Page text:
As the digital economy transforms health the most transformative ideas and consumer engagement solutions can sometimes challenge the industry’s ability to adopt and implement them. Reimbursement reforms, risk sharing, migration towards high deductible plans and the expansion of public and private coverage are converging to unleash an increasingly sophisticated consumer into the marketplace. Health systems and physician practices are consolidating and marketing their services direct to consumers in an attempt to underscore the critical differentiators valued by consumers – access, quality and affordability. In today’s consumer economy, access remains a critical criterion for choosing and patronizing a provider or a practice. To assist the move toward consumerism, employers are introducing tools to facilitate comparison-shopping for services seen as “consumer-driven.” The cost of elective and non-emergency services are highly variable and employers want employees to become consumers making decisions based not only on access but also cost. Providers that succeed in offering affordable access to care will gain a disproportionate amount of market share of the unaffiliated insured. It all starts with patient scheduling and facilitating a better consumer experience. Providers are under siege from a range of first generation solutions’ providers promoting their ability to transform analog business practices into digital delivery. HIT requirements and the emphasis on electronic medical records have created technology companies who are offering suites of services to manage patient data and integrated care delivery. It’s been proven that 24/7 patient scheduling will reduce “no-show” rates, improve consumer satisfaction and ensure a higher volume of patients. The most important initial healthcare encounter – the appointment scheduling process remains surprisingly analog. While other consumer industries have moved quickly to facilitate online access, consumer-based medical practices remain stymied by fixed office scheduling hours with zero patient medical record interface and limited access outside office hours. The scheduling revolution initiated a few years ago with the birth of ZocDoc, Patient Engagement 1.0, established that self-scheduling can offer an advantage to providers and patients. Additional 2.0 firms such as openDr have built on and improved capabilities into the self-scheduling space – a function that is now crowded with models that can be leased or purchased. Accenture published two studies in 2013 (“Consumer Survey on Patient Engagement” and “Why First Impressions Matter”) in which they found that 77% of patients prioritized booking, changing and canceling appointments online as important. Accenture estimated that 1 billion healthcare appointments will be self-scheduled by 2019. The study revealed that patients prioritize convenience and transparency. They estimate that today patients spend an average of 8.1 minutes scheduling an appointment and 63% of the times their calls are transferred. This represents an opportunity for some providers to overcome an industry compromise that has eroded patient satisfaction with access. Practice management professionals acknowledge that relying solely on schedulers to book all appointments is not only inefficient but a detriment to any organization because it inhibits growth and acquisition of new patients. It’s clear that no organization can afford to remain “off-line.” Over time, it is inevitable that administrative FTE reductions will occur in practices as technology and self-service supplants old models of delivery. The impediments to provider adoption of self scheduling are surprisingly basic and range from concerns over patient privacy to internal struggles within provider practices as digital transformation threatens jobs and creates conflicts of interest over whether a system or provider group should buy, build or lease a self scheduling capability. Healthcare executives need to ask themselves not whether to offer patient engagement solutions but what’s the most efficient way to get online fast. A few things to consider:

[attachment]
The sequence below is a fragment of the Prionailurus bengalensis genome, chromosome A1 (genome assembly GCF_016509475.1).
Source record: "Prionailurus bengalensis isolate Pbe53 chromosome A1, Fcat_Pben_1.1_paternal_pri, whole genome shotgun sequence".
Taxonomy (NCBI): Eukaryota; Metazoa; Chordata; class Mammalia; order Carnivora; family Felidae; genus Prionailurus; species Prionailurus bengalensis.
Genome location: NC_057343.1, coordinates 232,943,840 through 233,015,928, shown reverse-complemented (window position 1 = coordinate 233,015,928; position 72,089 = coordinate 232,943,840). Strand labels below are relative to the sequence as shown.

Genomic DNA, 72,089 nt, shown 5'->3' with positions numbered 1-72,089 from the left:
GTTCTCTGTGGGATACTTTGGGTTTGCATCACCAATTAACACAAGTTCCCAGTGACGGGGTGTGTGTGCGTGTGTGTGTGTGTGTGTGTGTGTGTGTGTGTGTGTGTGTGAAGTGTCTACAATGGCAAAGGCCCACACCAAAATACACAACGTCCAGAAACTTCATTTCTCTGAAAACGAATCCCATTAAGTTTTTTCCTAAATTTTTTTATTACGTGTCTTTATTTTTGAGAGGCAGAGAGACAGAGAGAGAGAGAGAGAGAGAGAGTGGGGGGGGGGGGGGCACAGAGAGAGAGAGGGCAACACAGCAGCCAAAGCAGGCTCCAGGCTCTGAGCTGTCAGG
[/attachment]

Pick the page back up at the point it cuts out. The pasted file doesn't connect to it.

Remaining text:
- Should I build it? When it comes to technology, the question is always the same: should a system or practice lease a solution that is premade and configurable, buy an existing solution and conform it for their business or build it from scratch to fit their enterprise? While most healthcare executives acknowledge that reimbursement reforms and risk sharing will require substantial productivity gains and lower human and capital expenditure costs, many groups are still captive to the notion that building capabilities is preferred to leasing or purchasing applications. Ironically, these practices obligate the system to continue expensive technology budgets and engage them in an arm’s race to keep pace with competitors who have leased or purchased the latest technology. The stress any organization will undergo to build, maintain and manage a solution needs to be considered. Healthcare IT executives clearly have a bias to build. It’s increasingly incumbent on hospital executives to challenge the notion that everything must be homegrown.